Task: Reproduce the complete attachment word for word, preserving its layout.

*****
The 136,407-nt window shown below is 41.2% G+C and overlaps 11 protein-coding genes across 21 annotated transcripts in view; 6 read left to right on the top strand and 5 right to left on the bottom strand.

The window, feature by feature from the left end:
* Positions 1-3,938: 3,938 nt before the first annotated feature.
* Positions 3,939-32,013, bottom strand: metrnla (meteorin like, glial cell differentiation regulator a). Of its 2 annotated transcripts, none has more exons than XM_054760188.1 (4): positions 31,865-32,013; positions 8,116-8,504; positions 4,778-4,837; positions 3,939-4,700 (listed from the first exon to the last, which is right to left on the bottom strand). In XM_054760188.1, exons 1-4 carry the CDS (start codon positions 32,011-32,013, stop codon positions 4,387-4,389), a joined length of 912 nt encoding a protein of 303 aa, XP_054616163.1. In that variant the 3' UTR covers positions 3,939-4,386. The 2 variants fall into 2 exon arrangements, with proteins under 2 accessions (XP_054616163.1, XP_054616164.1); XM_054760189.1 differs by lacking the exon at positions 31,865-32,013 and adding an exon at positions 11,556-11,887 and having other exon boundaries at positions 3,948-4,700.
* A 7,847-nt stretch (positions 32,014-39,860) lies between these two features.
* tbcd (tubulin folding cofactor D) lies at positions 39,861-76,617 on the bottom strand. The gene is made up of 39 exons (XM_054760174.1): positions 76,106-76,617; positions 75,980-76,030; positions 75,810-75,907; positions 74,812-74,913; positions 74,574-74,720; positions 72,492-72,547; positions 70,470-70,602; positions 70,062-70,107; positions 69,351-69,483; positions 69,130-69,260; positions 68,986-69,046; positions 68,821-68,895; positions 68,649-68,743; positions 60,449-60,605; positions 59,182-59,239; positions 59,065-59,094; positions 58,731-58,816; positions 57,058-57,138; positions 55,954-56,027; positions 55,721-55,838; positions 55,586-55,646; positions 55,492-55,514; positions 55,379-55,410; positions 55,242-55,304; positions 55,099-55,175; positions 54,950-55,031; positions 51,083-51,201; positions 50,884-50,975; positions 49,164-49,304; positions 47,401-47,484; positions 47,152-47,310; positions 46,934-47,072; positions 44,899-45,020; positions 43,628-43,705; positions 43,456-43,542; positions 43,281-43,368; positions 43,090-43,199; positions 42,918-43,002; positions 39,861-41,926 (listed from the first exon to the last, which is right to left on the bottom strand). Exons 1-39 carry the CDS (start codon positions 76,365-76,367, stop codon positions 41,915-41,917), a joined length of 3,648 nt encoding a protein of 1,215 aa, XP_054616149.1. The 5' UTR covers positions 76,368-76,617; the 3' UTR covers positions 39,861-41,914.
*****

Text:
The 136,407-nt window shown below is 41.2% G+C and overlaps 11 protein-coding genes across 21 annotated transcripts in view; 6 read left to right on the top strand and 5 right to left on the bottom strand.

The window, feature by feature from the left end:
* Positions 1-3,938: 3,938 nt before the first annotated feature.
* Positions 3,939-32,013, bottom strand: metrnla (meteorin like, glial cell differentiation regulator a). Of its 2 annotated transcripts, none has more exons than XM_054760188.1 (4): positions 31,865-32,013; positions 8,116-8,504; positions 4,778-4,837; positions 3,939-4,700 (listed from the first exon to the last, which is right to left on the bottom strand). In XM_054760188.1, exons 1-4 carry the CDS (start codon positions 32,011-32,013, stop codon positions 4,387-4,389), a joined length of 912 nt encoding a protein of 303 aa, XP_054616163.1. In that variant the 3' UTR covers positions 3,939-4,386. The 2 variants fall into 2 exon arrangements, with proteins under 2 accessions (XP_054616163.1, XP_054616164.1); XM_054760189.1 differs by lacking the exon at positions 31,865-32,013 and adding an exon at positions 11,556-11,887 and having other exon boundaries at positions 3,948-4,700.
* A 7,847-nt stretch (positions 32,014-39,860) lies between these two features.
* tbcd (tubulin folding cofactor D) lies at positions 39,861-76,617 on the bottom strand. The gene is made up of 39 exons (XM_054760174.1): positions 76,106-76,617; positions 75,980-76,030; positions 75,810-75,907; positions 74,812-74,913; positions 74,574-74,720; positions 72,492-72,547; positions 70,470-70,602; positions 70,062-70,107; positions 69,351-69,483; positions 69,130-69,260; positions 68,986-69,046; positions 68,821-68,895; positions 68,649-68,743; positions 60,449-60,605; positions 59,182-59,239; positions 59,065-59,094; positions 58,731-58,816; positions 57,058-57,138; positions 55,954-56,027; positions 55,721-55,838; positions 55,586-55,646; positions 55,492-55,514; positions 55,379-55,410; positions 55,242-55,304; positions 55,099-55,175; positions 54,950-55,031; positions 51,083-51,201; positions 50,884-50,975; positions 49,164-49,304; positions 47,401-47,484; positions 47,152-47,310; positions 46,934-47,072; positions 44,899-45,020; positions 43,628-43,705; positions 43,456-43,542; positions 43,281-43,368; positions 43,090-43,199; positions 42,918-43,002; positions 39,861-41,926 (listed from the first exon to the last, which is right to left on the bottom strand). Exons 1-39 carry the CDS (start codon positions 76,365-76,367, stop codon positions 41,915-41,917), a joined length of 3,648 nt encoding a protein of 1,215 aa, XP_054616149.1. The 5' UTR covers positions 76,368-76,617; the 3' UTR covers positions 39,861-41,914.